The German town of Goerlitz is refusing to allow its Jewish community to hold its own ceremony marking Kristallnacht.
Instead, the only ceremony marking the 70th anniversary of the Kristallnacht pogrom will be held by the local Protestant church, which has traditionally focused on all victims of the Third Reich.
The small Jewish community had planned to bring a Torah scroll from Dresden into a newly renovated synagogue, which dates from 1909. It is the only synagogue to have survived Kristallnacht in the state of Saxony.
But the city insists that ceremonies must be secular and inclusive. The former synagogue was deconsecrated after the 1938 pogrom. Following its six-year renovation, the structure now has room for 230 guests.
“The city has cancelled the entire event planned by the Jewish community and the Society for the Promotion of the Synagogue,” which was to include several performances and speeches, Alex Jacobowitz, cantor and chairman of the town’s tiny Jewish community, told JTA.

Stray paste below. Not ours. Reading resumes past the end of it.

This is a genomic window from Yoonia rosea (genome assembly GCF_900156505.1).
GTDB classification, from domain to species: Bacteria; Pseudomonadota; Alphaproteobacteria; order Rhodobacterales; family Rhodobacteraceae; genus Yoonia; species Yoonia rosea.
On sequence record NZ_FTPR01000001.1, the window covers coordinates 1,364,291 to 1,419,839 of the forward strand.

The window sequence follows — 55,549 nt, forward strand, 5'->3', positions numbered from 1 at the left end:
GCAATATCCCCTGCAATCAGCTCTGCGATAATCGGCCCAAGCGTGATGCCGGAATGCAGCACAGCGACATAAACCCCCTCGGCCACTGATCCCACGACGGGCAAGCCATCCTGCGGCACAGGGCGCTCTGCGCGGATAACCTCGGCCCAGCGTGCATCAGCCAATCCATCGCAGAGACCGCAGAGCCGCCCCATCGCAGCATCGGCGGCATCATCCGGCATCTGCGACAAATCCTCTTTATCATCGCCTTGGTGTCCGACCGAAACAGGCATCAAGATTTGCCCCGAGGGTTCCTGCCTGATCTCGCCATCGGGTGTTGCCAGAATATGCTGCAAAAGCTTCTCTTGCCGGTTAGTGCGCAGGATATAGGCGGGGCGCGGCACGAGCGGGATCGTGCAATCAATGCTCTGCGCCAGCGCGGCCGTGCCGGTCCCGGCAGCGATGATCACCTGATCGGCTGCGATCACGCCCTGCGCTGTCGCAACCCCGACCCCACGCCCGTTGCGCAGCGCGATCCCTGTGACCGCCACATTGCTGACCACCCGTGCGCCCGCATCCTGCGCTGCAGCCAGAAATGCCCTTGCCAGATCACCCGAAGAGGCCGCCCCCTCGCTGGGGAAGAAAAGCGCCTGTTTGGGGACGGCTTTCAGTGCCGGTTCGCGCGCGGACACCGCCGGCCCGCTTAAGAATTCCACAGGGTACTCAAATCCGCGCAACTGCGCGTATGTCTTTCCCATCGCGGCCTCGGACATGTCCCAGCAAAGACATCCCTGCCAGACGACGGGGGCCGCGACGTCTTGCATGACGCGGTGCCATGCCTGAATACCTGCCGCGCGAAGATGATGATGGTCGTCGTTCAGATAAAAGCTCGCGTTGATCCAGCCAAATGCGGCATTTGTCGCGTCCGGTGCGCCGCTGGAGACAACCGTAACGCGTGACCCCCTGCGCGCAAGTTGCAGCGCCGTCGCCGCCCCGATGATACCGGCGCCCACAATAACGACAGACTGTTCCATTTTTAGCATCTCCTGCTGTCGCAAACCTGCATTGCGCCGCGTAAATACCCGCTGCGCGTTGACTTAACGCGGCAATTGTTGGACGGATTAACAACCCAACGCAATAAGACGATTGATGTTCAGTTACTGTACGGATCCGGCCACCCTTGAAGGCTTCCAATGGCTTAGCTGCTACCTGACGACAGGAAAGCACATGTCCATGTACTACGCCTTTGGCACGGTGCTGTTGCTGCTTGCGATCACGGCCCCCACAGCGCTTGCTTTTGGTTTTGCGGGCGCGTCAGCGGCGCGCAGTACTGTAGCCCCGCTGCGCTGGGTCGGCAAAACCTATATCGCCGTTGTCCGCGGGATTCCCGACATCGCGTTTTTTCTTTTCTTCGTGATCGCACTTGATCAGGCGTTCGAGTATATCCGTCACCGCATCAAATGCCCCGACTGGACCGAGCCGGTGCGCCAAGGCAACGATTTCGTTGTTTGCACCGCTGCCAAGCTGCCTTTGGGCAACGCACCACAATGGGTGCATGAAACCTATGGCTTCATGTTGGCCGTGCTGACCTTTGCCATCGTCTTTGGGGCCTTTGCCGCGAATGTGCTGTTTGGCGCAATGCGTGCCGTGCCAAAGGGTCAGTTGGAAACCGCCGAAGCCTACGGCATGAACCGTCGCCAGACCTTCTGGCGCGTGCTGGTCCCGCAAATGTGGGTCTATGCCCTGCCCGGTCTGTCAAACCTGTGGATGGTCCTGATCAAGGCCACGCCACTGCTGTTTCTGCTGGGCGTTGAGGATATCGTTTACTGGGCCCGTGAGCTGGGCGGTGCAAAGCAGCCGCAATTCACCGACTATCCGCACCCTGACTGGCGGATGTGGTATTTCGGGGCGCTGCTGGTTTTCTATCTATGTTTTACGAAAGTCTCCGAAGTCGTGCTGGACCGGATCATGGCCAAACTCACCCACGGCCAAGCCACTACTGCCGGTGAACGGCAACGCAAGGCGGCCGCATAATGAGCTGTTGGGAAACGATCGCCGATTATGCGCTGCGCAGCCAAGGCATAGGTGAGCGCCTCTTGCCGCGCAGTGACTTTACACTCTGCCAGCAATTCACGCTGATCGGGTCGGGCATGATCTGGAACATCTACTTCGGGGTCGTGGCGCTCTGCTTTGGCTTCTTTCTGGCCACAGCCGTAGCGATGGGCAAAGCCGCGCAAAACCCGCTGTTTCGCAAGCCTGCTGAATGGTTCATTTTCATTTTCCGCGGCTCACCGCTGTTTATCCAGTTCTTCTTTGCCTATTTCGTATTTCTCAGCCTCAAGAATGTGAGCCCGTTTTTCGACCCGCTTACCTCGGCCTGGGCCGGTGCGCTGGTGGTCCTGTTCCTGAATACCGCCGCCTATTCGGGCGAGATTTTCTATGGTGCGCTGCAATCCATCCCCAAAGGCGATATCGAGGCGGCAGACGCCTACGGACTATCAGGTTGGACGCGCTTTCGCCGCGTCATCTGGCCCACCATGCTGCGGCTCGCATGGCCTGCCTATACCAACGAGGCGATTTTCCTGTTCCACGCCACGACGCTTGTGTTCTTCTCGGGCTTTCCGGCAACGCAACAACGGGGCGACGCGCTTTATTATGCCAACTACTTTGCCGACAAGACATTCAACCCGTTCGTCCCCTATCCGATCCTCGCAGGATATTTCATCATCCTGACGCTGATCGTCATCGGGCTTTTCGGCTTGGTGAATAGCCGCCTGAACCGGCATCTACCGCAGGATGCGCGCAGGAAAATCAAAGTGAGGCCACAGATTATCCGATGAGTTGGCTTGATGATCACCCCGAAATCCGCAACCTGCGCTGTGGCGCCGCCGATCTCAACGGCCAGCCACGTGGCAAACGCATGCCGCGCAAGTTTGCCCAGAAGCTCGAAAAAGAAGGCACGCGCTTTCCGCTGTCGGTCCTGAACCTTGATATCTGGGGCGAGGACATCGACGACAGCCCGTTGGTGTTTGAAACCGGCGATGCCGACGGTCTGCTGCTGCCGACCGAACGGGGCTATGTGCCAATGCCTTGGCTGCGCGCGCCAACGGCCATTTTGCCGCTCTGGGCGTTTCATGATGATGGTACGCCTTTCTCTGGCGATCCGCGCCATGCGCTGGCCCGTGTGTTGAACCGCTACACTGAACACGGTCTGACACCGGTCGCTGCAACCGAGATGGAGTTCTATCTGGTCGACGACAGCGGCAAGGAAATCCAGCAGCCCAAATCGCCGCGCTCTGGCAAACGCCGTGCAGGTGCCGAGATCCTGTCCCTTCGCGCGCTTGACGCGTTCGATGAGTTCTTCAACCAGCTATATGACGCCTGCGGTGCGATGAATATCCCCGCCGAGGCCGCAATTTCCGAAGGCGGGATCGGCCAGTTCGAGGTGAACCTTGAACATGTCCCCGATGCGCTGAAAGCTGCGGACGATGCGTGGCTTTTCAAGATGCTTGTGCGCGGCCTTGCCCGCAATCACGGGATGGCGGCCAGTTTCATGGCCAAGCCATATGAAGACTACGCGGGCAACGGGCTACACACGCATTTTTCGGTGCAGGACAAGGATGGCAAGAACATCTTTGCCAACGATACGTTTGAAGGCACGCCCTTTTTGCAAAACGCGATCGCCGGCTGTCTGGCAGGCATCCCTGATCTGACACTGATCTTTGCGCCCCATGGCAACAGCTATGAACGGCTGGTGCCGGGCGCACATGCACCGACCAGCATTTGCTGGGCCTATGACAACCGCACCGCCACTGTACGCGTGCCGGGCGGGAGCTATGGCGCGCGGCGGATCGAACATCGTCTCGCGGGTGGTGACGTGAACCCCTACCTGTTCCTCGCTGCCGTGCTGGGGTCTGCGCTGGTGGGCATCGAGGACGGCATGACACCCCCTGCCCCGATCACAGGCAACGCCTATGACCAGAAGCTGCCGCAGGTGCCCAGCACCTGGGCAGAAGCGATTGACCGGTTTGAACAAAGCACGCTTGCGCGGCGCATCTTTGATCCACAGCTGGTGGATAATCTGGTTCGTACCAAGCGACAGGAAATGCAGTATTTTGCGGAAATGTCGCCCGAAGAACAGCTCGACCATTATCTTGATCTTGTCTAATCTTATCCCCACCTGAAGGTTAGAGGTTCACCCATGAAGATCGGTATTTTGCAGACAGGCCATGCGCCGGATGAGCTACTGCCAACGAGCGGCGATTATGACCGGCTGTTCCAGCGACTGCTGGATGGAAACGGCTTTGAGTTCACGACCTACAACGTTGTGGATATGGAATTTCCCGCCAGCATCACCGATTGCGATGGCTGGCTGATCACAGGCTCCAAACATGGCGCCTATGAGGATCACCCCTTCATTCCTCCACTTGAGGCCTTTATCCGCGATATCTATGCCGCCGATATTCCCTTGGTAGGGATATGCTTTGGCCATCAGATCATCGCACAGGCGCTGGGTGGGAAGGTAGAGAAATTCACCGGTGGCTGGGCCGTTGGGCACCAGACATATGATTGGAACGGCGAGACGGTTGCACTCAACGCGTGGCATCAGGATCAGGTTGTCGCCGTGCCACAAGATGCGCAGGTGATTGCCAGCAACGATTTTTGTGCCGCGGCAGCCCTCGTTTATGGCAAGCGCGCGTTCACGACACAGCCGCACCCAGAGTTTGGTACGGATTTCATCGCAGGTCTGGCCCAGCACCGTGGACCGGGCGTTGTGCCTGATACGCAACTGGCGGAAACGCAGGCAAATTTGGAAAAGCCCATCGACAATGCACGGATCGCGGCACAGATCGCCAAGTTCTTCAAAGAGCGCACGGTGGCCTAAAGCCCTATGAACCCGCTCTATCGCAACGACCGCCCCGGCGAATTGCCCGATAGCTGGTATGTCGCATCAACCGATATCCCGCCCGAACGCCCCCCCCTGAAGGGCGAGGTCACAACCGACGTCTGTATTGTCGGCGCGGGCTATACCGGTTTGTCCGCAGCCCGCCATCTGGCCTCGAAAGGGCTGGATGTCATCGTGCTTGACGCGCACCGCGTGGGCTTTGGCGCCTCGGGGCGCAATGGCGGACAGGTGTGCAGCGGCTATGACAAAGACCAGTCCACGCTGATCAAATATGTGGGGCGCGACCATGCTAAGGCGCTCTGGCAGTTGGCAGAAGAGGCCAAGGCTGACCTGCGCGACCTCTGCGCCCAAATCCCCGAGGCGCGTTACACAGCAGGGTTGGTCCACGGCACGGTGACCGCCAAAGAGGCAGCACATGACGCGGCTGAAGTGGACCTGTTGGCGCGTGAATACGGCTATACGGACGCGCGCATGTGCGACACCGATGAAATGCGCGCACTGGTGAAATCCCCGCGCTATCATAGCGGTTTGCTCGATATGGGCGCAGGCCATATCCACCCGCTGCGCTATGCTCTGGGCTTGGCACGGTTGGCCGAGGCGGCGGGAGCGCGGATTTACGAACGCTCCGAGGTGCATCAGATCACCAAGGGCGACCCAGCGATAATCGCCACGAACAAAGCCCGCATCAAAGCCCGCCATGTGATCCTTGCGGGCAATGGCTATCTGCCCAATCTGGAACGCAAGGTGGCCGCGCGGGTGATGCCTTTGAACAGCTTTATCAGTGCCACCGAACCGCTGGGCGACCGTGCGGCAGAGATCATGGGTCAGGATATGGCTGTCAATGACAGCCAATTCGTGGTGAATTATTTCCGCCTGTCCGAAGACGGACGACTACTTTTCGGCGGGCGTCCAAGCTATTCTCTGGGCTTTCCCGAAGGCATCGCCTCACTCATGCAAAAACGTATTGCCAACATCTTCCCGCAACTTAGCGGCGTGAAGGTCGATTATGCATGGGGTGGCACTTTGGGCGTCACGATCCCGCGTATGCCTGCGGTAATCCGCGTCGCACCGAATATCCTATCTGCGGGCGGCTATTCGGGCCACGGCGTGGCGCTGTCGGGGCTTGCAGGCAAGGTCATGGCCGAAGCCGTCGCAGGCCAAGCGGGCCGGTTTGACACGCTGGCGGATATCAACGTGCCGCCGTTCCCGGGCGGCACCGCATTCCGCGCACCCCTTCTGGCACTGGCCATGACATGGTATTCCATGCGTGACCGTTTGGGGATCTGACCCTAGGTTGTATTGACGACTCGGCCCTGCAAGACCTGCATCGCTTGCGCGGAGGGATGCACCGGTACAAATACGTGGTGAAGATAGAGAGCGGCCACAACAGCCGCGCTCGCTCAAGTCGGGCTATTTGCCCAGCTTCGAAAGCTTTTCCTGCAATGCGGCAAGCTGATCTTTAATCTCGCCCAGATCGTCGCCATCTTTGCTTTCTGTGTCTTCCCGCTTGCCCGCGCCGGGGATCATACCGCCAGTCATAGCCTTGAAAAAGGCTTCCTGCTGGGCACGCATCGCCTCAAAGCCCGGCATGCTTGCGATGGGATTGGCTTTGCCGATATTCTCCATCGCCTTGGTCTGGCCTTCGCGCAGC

He insisted that the Jewish community’s program would be inclusive.
The Society for the Promotion of the Synagogue is a secular group authorized to hold ecumenical events in the building. It cooperates with the Jewish community. Now, only the ceremony run by the local Protestant church is still scheduled to take place in the building.
The city bought the synagogue from the remnant Dresden Jewish community in 1963, and then formally purchased it again from the Claims Conference after German unification, according to Jacobowitz, a musician who came from New York to Germany in 1991.
The approximately 30-member Jewish community has held services in a small sanctuary within the building for about a year, Jacobowitz said.